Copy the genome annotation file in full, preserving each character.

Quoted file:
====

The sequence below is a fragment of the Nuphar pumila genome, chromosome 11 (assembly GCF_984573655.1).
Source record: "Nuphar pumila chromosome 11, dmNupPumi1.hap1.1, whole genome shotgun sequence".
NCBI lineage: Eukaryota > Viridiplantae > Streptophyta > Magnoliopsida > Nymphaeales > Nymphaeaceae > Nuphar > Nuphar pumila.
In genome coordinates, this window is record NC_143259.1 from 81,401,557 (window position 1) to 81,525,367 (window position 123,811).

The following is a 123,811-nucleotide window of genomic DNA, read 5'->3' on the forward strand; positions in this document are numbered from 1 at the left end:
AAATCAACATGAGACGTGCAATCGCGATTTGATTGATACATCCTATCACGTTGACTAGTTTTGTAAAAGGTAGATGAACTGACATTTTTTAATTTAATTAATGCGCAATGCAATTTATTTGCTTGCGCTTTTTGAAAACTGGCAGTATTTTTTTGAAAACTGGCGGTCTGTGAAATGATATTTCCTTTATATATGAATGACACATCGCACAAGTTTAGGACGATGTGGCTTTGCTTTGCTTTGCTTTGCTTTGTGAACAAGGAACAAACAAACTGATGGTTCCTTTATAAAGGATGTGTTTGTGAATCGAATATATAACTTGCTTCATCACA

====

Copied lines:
The sequence below is a fragment of the Nuphar pumila genome, chromosome 11 (assembly GCF_984573655.1).
Source record: "Nuphar pumila chromosome 11, dmNupPumi1.hap1.1, whole genome shotgun sequence".
NCBI lineage: Eukaryota > Viridiplantae > Streptophyta > Magnoliopsida > Nymphaeales > Nymphaeaceae > Nuphar > Nuphar pumila.
In genome coordinates, this window is record NC_143259.1 from 81,401,557 (window position 1) to 81,525,367 (window position 123,811).

The following is a 123,811-nucleotide window of genomic DNA, read 5'->3' on the forward strand; positions in this document are numbered from 1 at the left end:
AAATCAACATGAGACGTGCAATCGCGATTTGATTGATACATCCTATCACGTTGACTAGTTTTGTAAAAGGTAGATGAACTGACATTTTTTAATTTAATTAATGCGCAATGCAATTTATTTGCTTGCGCTTTTTGAAAACTGGCAGTATTTTTTTGAAAACTGGCGGTCTGTGAAATGATATTTCCTTTATATATGAATGACACATCGCACAAGTTTAGGACGATGTGGCTTTGCTTTGCTTTGCTTTGCTTTGTGAACAAGGAACAAACAAACTGATGGTTCCTTTATAAAGGATGTGTTTGTGAATCGAATATATAACTTGCTTCATCACA